My time at the Boston Herald should not have been memorable. I worked there only four days a week for about four months in early 2014, it entailed crap hours (approximately 5:30 p.m. to 2 a.m.), and I didn’t make a lot of money.
As I wrote my post about my “what do you want to be when you grow up” post last night, I thought about the jobs I have done and my time at the Herald sticks with me more than I thought it would.
I was the lowest on the totem pole in the sports department, editorial assistant. I like to say that I was a glorified copy and paster. I didn’t write. I didn’t even edit copy. I put together box scores and took phone calls. I also took the dinner order every so often. I easily could have been resentful or thought I was better than the job, but I’m glad I wasn’t. I picked up a lot of small things from the job.
First, I learned that people will catch your mistakes. No matter how small you think a mistake will be, someone reading something you put together will notice a player’s name spelled wrong or an incorrect score. In our baseball pages, we’d have an “On this date” note which noted something significant that had happened on that particular day in a previous year. I accidently forgot to change a year on one of the dates and someone noticed it. Only the most die-hard baseball enthusiast would have noticed a milestone of Bob Feller’s career was noted 20 years before he came to the majors, but someone did, and they called the paper. I got chewed out for out (not harshly, but enough to scare me.) Double, triple, quadruple checking things are worth it.
Second, taking pride in things is important, especially when you won’t get recognized for it. My name never appeared anywhere in the newspaper or on the website. I doubt anyone ever said, “Oh man these box scores are looking fantastic today.” However, I liked it when I saw someone reading the sports page of the Herald on the T because I knew I did it. As one of my former teachers liked to quote from Robert E. Lee’s Farewell to the Army of Northern Virginia, “ satisfaction that proceeds from the consciousness of duty faithfully performed”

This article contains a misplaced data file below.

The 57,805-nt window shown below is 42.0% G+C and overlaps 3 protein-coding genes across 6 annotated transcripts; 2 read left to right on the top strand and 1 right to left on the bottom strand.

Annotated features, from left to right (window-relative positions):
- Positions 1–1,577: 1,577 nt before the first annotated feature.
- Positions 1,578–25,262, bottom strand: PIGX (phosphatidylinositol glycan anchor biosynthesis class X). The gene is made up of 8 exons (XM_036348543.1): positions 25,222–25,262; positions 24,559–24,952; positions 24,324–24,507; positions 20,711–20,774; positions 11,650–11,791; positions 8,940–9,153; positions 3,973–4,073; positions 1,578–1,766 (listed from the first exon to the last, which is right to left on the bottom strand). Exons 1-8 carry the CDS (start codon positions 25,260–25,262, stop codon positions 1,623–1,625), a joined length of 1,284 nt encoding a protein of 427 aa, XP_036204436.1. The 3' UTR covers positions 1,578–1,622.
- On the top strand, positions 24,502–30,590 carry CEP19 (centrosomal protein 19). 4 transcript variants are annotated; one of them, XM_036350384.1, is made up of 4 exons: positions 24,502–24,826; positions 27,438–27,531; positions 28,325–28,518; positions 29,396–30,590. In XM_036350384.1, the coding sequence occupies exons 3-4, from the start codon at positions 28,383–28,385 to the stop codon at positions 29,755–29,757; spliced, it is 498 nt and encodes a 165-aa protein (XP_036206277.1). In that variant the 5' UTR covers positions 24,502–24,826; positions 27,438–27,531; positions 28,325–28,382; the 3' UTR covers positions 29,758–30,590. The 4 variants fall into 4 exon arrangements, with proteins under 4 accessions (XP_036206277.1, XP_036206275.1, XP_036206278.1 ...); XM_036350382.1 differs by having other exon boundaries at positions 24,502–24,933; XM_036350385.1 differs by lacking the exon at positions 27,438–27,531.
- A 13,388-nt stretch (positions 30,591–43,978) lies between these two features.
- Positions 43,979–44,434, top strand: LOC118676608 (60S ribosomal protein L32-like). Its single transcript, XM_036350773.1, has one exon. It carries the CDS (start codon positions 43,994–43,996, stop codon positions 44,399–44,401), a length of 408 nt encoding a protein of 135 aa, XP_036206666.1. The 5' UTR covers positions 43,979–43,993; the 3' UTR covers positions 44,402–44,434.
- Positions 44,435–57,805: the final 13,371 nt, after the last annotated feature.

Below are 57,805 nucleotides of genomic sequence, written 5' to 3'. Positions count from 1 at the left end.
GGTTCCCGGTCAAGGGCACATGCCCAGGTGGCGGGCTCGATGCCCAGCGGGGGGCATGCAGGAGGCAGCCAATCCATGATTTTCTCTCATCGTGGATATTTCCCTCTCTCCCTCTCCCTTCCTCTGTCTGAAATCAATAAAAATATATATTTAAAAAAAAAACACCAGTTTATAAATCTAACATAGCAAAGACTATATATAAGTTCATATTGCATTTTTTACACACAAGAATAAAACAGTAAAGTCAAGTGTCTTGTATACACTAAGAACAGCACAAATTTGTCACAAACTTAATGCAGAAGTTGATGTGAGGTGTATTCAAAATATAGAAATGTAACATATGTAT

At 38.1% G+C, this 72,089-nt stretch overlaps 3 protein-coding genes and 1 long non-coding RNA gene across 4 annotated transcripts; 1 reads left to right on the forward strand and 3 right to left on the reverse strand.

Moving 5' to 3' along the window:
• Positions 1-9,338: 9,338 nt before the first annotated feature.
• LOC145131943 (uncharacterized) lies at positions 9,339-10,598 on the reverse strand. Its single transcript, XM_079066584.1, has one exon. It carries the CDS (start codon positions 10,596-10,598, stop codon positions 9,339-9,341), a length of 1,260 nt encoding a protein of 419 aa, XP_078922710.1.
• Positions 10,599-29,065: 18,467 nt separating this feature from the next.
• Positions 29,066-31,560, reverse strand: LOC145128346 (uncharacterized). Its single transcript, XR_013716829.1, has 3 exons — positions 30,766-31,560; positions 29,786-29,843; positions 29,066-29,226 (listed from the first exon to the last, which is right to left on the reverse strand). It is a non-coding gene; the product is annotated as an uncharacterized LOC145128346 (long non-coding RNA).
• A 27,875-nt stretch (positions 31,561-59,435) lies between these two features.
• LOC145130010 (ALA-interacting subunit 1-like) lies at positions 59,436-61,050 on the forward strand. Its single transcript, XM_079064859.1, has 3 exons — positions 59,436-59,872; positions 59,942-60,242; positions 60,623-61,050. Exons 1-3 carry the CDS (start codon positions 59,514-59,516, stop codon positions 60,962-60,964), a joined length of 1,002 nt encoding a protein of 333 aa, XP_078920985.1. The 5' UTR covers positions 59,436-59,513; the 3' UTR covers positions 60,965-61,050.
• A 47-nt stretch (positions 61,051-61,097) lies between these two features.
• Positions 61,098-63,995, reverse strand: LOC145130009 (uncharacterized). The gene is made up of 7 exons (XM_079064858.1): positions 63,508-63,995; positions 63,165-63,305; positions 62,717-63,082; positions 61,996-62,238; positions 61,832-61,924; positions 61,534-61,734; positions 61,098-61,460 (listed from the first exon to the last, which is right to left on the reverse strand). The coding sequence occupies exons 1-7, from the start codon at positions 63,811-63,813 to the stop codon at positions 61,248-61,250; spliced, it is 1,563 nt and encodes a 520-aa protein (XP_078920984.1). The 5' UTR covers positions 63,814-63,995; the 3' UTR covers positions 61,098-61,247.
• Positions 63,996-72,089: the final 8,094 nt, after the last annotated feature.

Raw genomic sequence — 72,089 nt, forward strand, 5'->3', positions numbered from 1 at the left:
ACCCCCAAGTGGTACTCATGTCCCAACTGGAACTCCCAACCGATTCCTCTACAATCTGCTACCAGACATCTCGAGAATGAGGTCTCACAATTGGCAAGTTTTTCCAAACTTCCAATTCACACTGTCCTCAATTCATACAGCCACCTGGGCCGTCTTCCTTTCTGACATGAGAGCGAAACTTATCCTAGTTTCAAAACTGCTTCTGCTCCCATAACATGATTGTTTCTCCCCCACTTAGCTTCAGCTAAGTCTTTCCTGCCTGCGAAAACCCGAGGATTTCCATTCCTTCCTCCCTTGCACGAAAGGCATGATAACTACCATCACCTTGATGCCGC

Bill Simmons, who is one of the most well-known sports personalities on the planet, got his start at the Herald. He hated working there. He thought he was too good for it. And there were some veterans still at the Herald who hated him for that. Credit to Simmons for making it as big as he has, but we don’t all have that luxury. Sometimes we just have to do work that we think we’re overqualified for.
Third, there are people who do things that you don’t know about that make your day better. Lots of guys who work on the desk don’t get their name in the paper. But they did the copy-editing, design, layout, and all the other things that come with putting together a newspaper. They also work holidays, weekends, and times where you’re fast asleep in bed. The world does not all run on a 9-to-5 schedule.
Fourth, good exits from jobs are underrated. I could have easily flipped the bird and forgotten about my time there, but I said my thank yous and I’ve stayed in social media contact with some of them and I’d like to think I made a semi-favorable impression during my time there.
Not all of your crap jobs have to be miserable. Sometimes you just take what can from them and then you move on.